a chance to be recorded in a big studio with proper production. The rest were
all written on my downtime during the Crazy
For You touring schedule. I’d be home for a few days every few months, so I’d
lock myself into my bedroom and write a bunch of songs about how I was feeling,
and most of those feeling were deep emotions about being homesick or confused
about what my life was turning into.
These songs are about feeling all over the place and not really
understanding life. It’s more of an existential album, more about things I
think about and don’t have answers to.
talked about how your bedroom, your home and California
are safe places where you feel the most comfortable. Have you come to grips
with being on the road and feeling the opposite of how you are at home?
I definitely hadn’t back then, but I think
I have now. Like I said, I’ve changed a lot and I think part of that change has
just been learning how to deal with stress and learning how to be OK with
things when they aren’t exactly the way you want them to be. I’m actually
really fucking stoked to go back out on tour–I miss it at this point. I feel
like I’ve been home long enough, and I have a better grasp now on what touring
is like, so I think it’s going to be a whole new experience for me once we get
back out there.
The Only Place is a
cleaner record in terms of production. Musically, is this the sound you and
Bobb envisioned from the beginning? Is this sound ‘the sound’ for Best Coast?
In the beginning, I wanted to songs to
sound DIY and I wanted to cover everything in distortion, but it was mostly
because I was afraid of people hearing my voice and what I was saying. I think
as soon as I grew confident, I knew I wanted to make a record that reflected
that confidence. I love lo-fi recordings, I think they work for some bands, but
I think that for us, we know now that this is a sound we want to stick
We’ve become so close it’s insane. He’s
like my brother. We share a brain. We just know each other so well, and we know
the music so well, and we both have each other’s backs. It’s kinda cute how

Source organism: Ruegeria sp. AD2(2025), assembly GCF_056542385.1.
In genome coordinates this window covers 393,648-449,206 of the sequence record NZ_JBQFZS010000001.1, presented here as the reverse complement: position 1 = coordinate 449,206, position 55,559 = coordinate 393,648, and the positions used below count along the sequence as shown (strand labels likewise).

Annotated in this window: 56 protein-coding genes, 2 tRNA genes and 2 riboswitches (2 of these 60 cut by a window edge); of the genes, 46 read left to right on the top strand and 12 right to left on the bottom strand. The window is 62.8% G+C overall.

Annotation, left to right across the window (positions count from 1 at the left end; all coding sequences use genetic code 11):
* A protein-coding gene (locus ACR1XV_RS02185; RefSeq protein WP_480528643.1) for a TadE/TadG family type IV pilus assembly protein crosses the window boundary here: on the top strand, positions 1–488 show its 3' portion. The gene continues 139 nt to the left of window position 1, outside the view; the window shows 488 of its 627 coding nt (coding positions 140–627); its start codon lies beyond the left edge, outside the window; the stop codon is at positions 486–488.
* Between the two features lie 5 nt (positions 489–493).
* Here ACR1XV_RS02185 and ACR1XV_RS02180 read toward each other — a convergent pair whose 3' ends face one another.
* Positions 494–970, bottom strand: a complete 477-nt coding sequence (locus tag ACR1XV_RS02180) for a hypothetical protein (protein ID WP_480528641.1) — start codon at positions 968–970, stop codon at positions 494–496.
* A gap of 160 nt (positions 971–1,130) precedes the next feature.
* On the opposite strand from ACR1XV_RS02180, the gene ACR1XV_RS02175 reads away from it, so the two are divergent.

close we are now. When the band first started Bobb was a friend, but now Bobb
is like my best friend, he’s seen me during
my high and lows, and we understand each other incredibly well. It’s scary to
hand over your art to someone and say, “here finish this,” but I’m
not scared of doing that with Bobb. I trust him and I trust his taste, and he
always ends up playing exactly what I envisioned him to play on a Best Coast song. We
are really lucky to get along so well.
partnered up with several brands in various capacities over the past couple
years (Converse, Gilt, Urban Outfitters). I think there’s a default position
for emerging (indie) acts to be adverse when it comes to working with brands.
What’s your take on that? It seems that you’re not opposed, how come?
I’m not opposed because it gets my band’s
name out to people who may not have heard of it. I’m not one of those people
whose like, “I can’t work with brands because I’m punk.” I don’t care about
that shit. If someone [that] likes Converse recognizes my art and thinks it’s
good and wants to help me grow as an artist, I’m going to take that
opportunity. After all, this is my job and I want as many people as possible to
hear about Best Coast so that I can keep doing this for as long as possible,
because I can’t imagine doing anything else.
[Photo Credit: David Black]